Master the Art of the Interview

How to Effectively Sell Yourself and Make Your Mark

Preparation, follow up, and professionalism are the keys to your success. Grab your coffee and let’s dive in!

First and foremost, start researching the company the minute you connect with someone from the organization. First impressions are lasting and so often, companies hire candidates only after collective feedback.  Be courteous and engaged with everyone you meet with.  Show up to the interview with plenty of time to spare, and make sure you are ready. If the interview is virtual, be sure to open the link 5-10 minutes early to sort out any potential tech issues prior to the interview starting.

While each job is different, interview preparation remains standard.  First off, find a common ground for an ice breaker! Scan the room of your interview. We all have personal items in our office spaces that reflect a little bit about who we are. If you see something that you can relate to, let it be an icebreaker or a conversation starter, and don’t be afraid to say something about it.  The more at ease you are, and the interviewer is, the more you will get out of the interview. 

Once you have settled in, most interviews start off with a little “get to know you” exchange. You’ll often hear, tell me about yourself.  That answer does not come easy for everyone, especially off the cuff. What should you say?  Do I dive into my dogs, my kids, or my love for the Eagles?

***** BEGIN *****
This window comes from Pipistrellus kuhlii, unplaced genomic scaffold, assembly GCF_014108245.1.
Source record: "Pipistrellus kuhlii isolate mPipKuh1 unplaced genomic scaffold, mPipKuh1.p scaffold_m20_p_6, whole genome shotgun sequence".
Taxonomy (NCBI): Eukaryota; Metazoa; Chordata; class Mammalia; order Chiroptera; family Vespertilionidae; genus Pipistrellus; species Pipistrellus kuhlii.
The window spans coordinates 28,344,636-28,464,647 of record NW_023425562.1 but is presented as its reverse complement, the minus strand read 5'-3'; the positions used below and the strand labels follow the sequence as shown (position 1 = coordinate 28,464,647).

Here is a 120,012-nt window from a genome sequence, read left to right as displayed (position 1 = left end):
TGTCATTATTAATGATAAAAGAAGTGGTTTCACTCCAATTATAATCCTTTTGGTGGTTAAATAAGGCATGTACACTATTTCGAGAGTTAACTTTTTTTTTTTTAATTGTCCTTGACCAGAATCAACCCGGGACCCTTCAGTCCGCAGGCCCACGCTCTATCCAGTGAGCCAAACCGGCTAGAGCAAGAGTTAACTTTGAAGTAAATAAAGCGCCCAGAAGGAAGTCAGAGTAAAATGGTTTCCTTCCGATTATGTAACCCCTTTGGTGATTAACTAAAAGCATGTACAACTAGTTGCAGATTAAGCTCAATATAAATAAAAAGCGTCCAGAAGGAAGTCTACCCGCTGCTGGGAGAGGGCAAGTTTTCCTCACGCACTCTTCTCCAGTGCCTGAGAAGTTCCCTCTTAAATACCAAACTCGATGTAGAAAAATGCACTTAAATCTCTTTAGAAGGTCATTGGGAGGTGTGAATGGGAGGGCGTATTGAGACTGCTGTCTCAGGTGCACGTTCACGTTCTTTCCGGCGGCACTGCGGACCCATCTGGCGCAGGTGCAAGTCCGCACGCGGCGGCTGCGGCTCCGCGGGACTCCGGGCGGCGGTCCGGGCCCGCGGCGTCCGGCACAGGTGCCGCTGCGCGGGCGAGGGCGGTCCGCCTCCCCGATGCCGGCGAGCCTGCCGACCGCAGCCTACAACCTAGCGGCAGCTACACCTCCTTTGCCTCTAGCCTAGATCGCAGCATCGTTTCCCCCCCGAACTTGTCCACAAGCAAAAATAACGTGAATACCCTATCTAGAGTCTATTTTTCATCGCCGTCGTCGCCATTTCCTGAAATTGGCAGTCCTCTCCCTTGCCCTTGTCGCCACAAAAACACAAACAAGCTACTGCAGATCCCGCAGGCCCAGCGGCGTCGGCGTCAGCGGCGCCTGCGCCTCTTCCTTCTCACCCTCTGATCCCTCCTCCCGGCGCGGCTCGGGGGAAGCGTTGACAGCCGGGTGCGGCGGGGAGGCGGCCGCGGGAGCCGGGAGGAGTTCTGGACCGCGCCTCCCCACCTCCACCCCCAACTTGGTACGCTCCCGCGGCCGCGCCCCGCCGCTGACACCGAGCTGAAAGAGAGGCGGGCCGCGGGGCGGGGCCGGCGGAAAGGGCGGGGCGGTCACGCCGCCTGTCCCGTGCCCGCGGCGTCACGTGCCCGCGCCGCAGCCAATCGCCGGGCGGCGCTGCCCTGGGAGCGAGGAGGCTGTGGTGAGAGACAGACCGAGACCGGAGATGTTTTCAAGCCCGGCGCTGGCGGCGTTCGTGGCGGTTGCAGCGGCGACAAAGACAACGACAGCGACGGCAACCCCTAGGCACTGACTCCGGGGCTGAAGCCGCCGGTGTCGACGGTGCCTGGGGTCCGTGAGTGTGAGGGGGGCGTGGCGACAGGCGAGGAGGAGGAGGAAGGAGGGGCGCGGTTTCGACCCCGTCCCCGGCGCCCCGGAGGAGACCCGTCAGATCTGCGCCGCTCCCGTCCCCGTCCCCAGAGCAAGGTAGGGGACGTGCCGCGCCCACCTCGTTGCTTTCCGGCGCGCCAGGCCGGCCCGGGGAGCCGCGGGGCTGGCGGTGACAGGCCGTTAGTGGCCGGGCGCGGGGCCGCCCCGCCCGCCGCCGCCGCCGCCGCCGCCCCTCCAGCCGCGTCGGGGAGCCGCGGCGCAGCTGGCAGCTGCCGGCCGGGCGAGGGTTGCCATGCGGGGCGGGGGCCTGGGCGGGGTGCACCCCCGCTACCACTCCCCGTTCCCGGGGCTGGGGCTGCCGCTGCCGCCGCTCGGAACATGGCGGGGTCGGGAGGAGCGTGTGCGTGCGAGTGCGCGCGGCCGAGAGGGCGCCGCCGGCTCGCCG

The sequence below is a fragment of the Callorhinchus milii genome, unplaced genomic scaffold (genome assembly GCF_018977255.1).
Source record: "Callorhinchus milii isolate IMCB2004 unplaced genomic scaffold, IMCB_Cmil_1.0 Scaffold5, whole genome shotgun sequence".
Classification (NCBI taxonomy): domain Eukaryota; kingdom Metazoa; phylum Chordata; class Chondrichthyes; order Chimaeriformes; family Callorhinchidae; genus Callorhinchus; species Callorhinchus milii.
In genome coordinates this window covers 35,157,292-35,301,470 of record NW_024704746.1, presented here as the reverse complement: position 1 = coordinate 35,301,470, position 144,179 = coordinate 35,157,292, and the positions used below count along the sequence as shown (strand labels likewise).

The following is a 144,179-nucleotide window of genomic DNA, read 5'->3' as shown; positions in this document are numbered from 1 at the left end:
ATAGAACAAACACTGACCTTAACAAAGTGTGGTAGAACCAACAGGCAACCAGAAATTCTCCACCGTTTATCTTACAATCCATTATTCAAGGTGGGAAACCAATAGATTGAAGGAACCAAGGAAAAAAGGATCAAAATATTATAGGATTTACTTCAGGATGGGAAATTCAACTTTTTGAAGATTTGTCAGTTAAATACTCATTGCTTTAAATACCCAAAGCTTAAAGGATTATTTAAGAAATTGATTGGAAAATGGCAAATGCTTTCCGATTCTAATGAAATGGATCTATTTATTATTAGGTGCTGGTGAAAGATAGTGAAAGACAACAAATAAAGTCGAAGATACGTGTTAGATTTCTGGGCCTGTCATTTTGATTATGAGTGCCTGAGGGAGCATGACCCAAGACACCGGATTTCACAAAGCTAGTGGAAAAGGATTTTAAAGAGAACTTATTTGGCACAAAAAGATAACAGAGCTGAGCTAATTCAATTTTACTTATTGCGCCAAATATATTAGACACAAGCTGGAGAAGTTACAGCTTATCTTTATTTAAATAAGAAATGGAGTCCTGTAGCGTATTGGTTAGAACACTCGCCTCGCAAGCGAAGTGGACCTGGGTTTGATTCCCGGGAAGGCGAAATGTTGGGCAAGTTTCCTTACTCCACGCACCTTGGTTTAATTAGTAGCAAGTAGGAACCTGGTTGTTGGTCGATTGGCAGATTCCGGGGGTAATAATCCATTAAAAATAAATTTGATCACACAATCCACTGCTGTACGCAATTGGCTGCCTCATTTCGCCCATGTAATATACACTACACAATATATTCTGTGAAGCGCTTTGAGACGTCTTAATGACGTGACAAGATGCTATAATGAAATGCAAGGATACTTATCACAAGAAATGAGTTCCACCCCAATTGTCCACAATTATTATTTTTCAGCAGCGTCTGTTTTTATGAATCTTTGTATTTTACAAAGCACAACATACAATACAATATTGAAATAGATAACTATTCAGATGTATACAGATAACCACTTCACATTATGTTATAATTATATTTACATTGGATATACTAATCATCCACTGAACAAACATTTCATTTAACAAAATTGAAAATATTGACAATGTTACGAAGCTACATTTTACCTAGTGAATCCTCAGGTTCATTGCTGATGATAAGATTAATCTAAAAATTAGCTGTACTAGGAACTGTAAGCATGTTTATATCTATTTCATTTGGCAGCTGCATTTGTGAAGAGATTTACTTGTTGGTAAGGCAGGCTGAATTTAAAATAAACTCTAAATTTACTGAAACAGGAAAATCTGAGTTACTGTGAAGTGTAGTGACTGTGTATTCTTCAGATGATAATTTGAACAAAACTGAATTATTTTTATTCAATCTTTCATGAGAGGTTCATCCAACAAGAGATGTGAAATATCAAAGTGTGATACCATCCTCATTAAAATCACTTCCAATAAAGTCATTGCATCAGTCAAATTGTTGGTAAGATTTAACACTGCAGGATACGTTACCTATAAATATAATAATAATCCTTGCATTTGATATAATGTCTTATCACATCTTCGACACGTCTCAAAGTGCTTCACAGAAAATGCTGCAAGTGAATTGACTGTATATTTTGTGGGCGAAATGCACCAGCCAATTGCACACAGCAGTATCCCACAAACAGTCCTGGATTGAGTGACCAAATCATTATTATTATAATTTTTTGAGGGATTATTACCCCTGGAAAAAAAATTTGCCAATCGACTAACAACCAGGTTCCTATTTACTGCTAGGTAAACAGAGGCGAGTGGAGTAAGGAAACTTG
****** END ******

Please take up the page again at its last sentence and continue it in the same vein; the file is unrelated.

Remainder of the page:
Rehearse your 30 second elevator speech that captures a little bit about who you are as a professional.  The more you have rehearsed your 30 second speech ahead of time, the easier it flows.

Find out all you can about the organization, from the company’s earliest days to its recent growth, information about their leadership, recent press releases, or the organizational structure.  The internet is your best friend.  Make sure you clearly understand the job description’s roles and responsibilities and look for other employees who hold similar positions within the company on LinkedIn. As you are doing your research, write down several impactful questions to ask during the interview.

With every question you plan to ask, think about how you would answer that question if it came back to you.  An interview is an opportunity to showcase your skills that will immediately benefit the organization.

Make sure you understand what the hiring manager needs so you can spend time focused on discussing your most relevant experience that will be critical for the position. Always make sure your answers reflect the roles and responsibilities. 

The result of an interview does not solely rely on all your technical training and experience, but your cultural fit is equally as important.  Are you driven, organized, prepared, professional, respectful, timely, engaged, humble? These are just a few reasons why we hear well qualified candidates don’t get hired. 

Make sure to let your positive traits shine through.  It may be a one-step interview process, or it may be multiple steps, meeting with several individuals. It is so important to bring your “A” game to every one of those interviews, and to be courteous and respectful to everyone throughout the process.  

Oftentimes, it’s a small world, and you may find people at organizations that you have worked with in one way or another somewhere else.  Make your first impression with this new organization a positive one.  Show up on time for interviews and come prepared.  Don’t let a hesitation or two while interviewing impact your delivery during the interview.